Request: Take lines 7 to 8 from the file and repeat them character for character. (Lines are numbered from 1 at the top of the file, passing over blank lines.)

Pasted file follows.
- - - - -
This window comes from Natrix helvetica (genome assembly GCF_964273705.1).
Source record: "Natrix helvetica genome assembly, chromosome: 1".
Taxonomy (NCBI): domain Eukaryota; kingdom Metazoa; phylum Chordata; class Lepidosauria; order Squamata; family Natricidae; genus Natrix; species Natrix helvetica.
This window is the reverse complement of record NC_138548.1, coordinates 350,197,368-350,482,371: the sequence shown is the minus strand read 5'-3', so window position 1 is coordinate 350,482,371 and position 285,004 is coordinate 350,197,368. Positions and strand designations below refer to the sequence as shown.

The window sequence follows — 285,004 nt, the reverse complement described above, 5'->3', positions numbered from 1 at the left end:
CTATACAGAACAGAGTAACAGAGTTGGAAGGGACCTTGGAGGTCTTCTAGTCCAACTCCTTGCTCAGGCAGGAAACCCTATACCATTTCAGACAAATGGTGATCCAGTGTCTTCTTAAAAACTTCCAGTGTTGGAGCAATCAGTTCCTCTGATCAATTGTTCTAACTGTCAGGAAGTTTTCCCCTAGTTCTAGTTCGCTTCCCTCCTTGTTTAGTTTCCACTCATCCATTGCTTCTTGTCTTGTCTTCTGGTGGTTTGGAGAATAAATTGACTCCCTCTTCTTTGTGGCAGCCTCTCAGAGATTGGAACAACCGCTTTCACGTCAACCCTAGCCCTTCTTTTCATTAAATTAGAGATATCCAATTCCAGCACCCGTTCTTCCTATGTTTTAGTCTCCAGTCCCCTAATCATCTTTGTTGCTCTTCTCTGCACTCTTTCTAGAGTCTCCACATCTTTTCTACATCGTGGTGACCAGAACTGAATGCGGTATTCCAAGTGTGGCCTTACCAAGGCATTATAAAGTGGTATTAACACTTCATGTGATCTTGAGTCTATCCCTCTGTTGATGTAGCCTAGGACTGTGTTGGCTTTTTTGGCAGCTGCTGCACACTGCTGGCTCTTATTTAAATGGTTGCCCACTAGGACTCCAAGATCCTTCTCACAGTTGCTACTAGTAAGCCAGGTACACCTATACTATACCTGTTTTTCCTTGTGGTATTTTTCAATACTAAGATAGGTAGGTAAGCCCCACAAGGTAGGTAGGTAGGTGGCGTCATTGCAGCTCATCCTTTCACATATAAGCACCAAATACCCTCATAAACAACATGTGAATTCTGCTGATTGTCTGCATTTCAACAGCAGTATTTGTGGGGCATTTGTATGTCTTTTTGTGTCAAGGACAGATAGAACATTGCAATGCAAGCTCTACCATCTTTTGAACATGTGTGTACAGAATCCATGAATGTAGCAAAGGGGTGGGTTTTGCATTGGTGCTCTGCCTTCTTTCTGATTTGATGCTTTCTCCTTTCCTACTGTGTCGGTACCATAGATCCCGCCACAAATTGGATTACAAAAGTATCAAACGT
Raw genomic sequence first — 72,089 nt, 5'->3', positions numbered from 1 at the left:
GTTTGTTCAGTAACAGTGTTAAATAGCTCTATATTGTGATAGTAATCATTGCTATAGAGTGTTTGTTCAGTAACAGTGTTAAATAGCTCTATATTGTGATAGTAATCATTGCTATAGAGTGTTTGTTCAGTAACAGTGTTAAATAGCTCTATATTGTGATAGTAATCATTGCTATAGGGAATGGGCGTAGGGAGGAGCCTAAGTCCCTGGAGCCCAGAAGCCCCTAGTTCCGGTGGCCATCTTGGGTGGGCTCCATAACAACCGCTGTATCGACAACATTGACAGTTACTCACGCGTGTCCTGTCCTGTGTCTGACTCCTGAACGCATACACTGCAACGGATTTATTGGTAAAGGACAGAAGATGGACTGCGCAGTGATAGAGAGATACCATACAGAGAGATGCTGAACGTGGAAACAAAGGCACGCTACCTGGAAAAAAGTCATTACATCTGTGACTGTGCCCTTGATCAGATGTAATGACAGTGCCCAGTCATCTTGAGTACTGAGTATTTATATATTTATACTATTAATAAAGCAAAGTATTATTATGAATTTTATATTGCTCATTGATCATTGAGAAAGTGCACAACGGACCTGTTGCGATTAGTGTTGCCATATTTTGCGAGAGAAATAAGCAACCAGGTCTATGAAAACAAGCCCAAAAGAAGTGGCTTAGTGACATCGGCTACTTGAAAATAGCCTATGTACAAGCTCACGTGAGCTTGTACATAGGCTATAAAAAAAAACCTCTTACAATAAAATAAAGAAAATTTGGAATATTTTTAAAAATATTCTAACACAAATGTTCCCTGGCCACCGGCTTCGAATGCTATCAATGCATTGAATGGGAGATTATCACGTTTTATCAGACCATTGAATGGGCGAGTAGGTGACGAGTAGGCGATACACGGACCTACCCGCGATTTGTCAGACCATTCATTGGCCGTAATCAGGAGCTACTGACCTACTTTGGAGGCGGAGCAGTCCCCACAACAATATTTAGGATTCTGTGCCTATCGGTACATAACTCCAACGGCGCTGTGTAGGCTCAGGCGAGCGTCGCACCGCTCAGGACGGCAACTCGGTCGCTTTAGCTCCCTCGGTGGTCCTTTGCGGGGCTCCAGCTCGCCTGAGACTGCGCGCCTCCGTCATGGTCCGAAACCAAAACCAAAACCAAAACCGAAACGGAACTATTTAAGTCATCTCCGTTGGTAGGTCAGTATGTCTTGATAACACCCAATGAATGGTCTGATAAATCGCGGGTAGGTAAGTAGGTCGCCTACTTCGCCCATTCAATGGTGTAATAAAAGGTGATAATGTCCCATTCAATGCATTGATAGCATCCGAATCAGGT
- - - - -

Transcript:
Raw genomic sequence first — 72,089 nt, 5'->3', positions numbered from 1 at the left:
GTTTGTTCAGTAACAGTGTTAAATAGCTCTATATTGTGATAGTAATCATTGCTATAGAGTGTTTGTTCAGTAACAGTGTTAAATAGCTCTATATTGTGATAGTAATCATTGCTATAGAGTGTTTGTTCAGTAACAGTGTTAAATAGCTCTATATTGTGATAGTAATCATTGCTATAGGGAATGGGCGTAGGGAGGAGCCTAAGTCCCTGGAGCCCAGAAGCCCCTAGTTCCGGTGGCCATCTTGGGTGGGCTCCATAACAACCGCTGTATCGACAACATTGACAGTTACTCACGCGTGTCCTGTCCTGTGTCTGACTCCTGAACGCATACACTGCAACGGATTTATTGGTAAAGGACAGAAGATGGACTGCGCAGTGATAGAGAGATACCATACAGAGAGATGCTGAACGTGGAAACAAAGGCACGCTACCTGGAAAAAAGTCATTACATCTGTGACTGTGCCCTTGATCAGATGTAATGACAGTGCCCAGTCATCTTGAGTACTGAGTATTTATATATTTATACTATTAATAAAGCAAAGTATTATTATGAATTTTATATTGCTCATTGATCATTGAGAAAGTGCACAACGGACCTGTTGCGATTAGTGTTGCCATATTTTGCGAGAGAAATAAGCAACCAGGTCTATGAAAACAAGCCCAAAAGAAGTGGCTTAGTGACATCGGCTACTTGAAAATAGCCTATGTACAAGCTCACGTGAGCTTGTACATAGGCTATAAAAAAAAACCTCTTACAATAAAATAAAGAAAATTTGGAATATTTTTAAAAATATTCTAACACAAATGTTCCCTGGCCACCGGCTTCGAATGCTATCAATGCATTGAATGGGAGATTATCACGTTTTATCAGACCATTGAATGGGCGAGTAGGTGACGAGTAGGCGATACACGGACCTACCCGCGATTTGTCAGACCATTCATTGGCCGTAATCAGGAGCTACTGACCTACTTTGGAGGCGGAGCAGTCCCCACAACAATATTTAGGATTCTGTGCCTATCGGTACATAACTCCAACGGCGCTGTGTAGGCTCAGGCGAGCGTCGCACCGCTCAGGACGGCAACTCGGTCGCTTTAGCTCCCTCGGTGGTCCTTTGCGGGGCTCCAGCTCGCCTGAGACTGCGCGCCTCCGTCATGGTCCGAAACCAAAACCAAAACCAAAACCGAAACGGAACTATTTAAGTCATCTCCGTTGGTAGGTCAGTATGTCTTGATAACACCCAATGAATGGTCTGATAAATCGCGGGTAGGTAAGTAGGTCGCCTACTTCGCCCATTCAATGGTGTAATAAAAGGTGATAATGTCCCATTCAATGCATTGATAGCATCCGAATCAGGT